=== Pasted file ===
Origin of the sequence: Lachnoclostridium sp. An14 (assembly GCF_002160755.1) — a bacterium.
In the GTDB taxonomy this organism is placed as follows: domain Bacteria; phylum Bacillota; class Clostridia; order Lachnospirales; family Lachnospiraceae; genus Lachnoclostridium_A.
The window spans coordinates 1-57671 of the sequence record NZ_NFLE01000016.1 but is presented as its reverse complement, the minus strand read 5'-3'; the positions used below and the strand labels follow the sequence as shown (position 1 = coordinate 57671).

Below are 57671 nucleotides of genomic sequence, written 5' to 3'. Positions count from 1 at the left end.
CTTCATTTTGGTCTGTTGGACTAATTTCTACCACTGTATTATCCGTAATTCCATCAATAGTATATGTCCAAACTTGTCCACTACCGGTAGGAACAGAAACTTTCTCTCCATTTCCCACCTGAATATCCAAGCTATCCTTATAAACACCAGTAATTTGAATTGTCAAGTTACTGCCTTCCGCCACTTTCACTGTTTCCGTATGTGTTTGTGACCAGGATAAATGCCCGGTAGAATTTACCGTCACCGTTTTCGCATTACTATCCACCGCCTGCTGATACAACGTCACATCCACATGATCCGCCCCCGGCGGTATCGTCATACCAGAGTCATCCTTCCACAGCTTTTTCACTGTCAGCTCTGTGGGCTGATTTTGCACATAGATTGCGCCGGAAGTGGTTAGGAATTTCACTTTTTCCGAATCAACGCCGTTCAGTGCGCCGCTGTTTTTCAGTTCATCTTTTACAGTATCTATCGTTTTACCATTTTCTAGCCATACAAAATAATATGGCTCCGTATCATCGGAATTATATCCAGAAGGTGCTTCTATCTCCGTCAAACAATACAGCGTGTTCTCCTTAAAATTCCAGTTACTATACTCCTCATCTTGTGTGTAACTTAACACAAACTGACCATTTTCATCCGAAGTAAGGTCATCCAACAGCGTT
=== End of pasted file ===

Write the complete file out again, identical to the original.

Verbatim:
Origin of the sequence: Lachnoclostridium sp. An14 (assembly GCF_002160755.1) — a bacterium.
In the GTDB taxonomy this organism is placed as follows: domain Bacteria; phylum Bacillota; class Clostridia; order Lachnospirales; family Lachnospiraceae; genus Lachnoclostridium_A.
The window spans coordinates 1-57671 of the sequence record NZ_NFLE01000016.1 but is presented as its reverse complement, the minus strand read 5'-3'; the positions used below and the strand labels follow the sequence as shown (position 1 = coordinate 57671).

Below are 57671 nucleotides of genomic sequence, written 5' to 3'. Positions count from 1 at the left end.
CTTCATTTTGGTCTGTTGGACTAATTTCTACCACTGTATTATCCGTAATTCCATCAATAGTATATGTCCAAACTTGTCCACTACCGGTAGGAACAGAAACTTTCTCTCCATTTCCCACCTGAATATCCAAGCTATCCTTATAAACACCAGTAATTTGAATTGTCAAGTTACTGCCTTCCGCCACTTTCACTGTTTCCGTATGTGTTTGTGACCAGGATAAATGCCCGGTAGAATTTACCGTCACCGTTTTCGCATTACTATCCACCGCCTGCTGATACAACGTCACATCCACATGATCCGCCCCCGGCGGTATCGTCATACCAGAGTCATCCTTCCACAGCTTTTTCACTGTCAGCTCTGTGGGCTGATTTTGCACATAGATTGCGCCGGAAGTGGTTAGGAATTTCACTTTTTCCGAATCAACGCCGTTCAGTGCGCCGCTGTTTTTCAGTTCATCTTTTACAGTATCTATCGTTTTACCATTTTCTAGCCATACAAAATAATATGGCTCCGTATCATCGGAATTATATCCAGAAGGTGCTTCTATCTCCGTCAAACAATACAGCGTGTTCTCCTTAAAATTCCAGTTACTATACTCCTCATCTTGTGTGTAACTTAACACAAACTGACCATTTTCATCCGAAGTAAGGTCATCCAACAGCGTT